Monday, July 13, 2015

Eastern Harvestman



"Oh look, those spiders are fighting," one of our young visitors said.  This didn't seem like a time to talk about birds and bees so I limited my response to an explanation of the difference between Harvestmen (Opiliones) and spiders, discussed in a previous blog.
 


I thought the harvestman in question was likely the Eastern Harvestman, Leiobunum vittatum, which is a favorite "lab rat" for researchers in the Opilione field.  I was surprised when it was identified as a male Leiobunum crassipalpe, the first time it has been reported to Bugguide.

Males and females communicate by sexually specific chemical clues.  Then the fun begins.  The dance begins with the male trying to get the female in his embrace.  The success depends on the size of the males pedipalps according to research published in Behavior.  The answer to the age-old question, "Does size matter?" is "Yes" and in Opiliones, the answer is smaller is better!  Shorter pedipalps have more mechanical advantage and thus give the male a better grip on a potential mate.  On the other hand, larger male size relative to the female will determine how fast mating occurs.

This species is extremely common around Bull Creek.  Some sources say they are nocturnal and secretive but I had one ride on my ATV for 2 hours in 90 degree heat.  I walked around the outside of our creek house just now to photograph a mating pair.   I counted 14 clinging on the walls, although none were mating at the time.  Ken Sproule's photograph below captures the romance of first contact much better anyway.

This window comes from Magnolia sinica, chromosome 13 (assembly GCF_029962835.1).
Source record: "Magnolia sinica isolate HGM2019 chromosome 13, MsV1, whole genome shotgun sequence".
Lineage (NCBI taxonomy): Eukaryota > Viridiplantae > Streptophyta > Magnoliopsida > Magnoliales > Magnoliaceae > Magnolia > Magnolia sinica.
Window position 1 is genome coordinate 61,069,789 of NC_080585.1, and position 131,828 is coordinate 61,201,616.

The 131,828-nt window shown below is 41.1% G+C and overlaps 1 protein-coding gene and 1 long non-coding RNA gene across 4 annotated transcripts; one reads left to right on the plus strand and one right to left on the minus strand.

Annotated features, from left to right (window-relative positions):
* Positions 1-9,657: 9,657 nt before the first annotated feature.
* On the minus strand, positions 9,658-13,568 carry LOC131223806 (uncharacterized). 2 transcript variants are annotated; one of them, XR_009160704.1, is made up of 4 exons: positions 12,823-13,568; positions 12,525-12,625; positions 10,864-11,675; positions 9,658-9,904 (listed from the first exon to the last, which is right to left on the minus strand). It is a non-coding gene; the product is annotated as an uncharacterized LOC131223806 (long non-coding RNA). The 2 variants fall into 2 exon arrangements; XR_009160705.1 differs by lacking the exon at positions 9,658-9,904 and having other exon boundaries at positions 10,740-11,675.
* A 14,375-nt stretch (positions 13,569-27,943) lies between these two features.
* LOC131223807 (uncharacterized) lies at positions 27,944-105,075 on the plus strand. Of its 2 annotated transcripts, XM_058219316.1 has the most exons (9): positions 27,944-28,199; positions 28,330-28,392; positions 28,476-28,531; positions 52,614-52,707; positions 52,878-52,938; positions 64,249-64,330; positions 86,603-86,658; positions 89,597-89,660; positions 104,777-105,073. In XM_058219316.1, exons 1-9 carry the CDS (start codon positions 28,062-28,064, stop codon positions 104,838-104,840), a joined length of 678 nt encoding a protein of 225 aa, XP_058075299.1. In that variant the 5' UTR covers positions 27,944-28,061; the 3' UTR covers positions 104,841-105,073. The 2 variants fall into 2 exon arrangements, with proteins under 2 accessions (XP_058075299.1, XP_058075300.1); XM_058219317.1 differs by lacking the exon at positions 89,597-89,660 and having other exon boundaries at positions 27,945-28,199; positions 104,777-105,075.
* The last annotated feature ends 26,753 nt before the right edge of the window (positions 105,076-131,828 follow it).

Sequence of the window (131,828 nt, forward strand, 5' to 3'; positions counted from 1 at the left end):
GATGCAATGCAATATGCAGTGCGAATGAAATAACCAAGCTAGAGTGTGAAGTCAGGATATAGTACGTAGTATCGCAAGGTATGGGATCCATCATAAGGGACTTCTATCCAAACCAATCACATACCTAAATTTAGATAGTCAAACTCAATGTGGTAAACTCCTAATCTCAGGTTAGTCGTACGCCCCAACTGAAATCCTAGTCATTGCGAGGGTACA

Mating dance, not a fight - Toronto-Wildlife.com
According to an old myth, you could find lost cattle by picking up a harvestman and holding all its legs but one.  The free leg would supposedly point in the direction of the lost cow.  I would caution you to avoid this as the legs are very fragile, breaking off and twitching like the tail of a skink to distract its predator.  Another myth said that if you killed a harvestman it would rain the next day.  "Would which ever one of you has been killing all of them please stop, we have had enough rain for a while!"

Determining the exact species from a photograph is difficult.  There are over 130 Leiobunum species and identification depends upon details like sexual organs, mouth parts, etc.  The specimen below was posted with the comment "...stocky palps like L. crassipalpe, but the abdomen is long and pointy, like L. vittatum."  Experts frequently debate these points, leading to naming and renaming debates.  Fortunately for the perpetuation of the species the Leiobunum are able to determine who is who.
Palps grasping, mandibles at work.  Marshal Hedin CC
 These photographs were the first reported to Bugguide.


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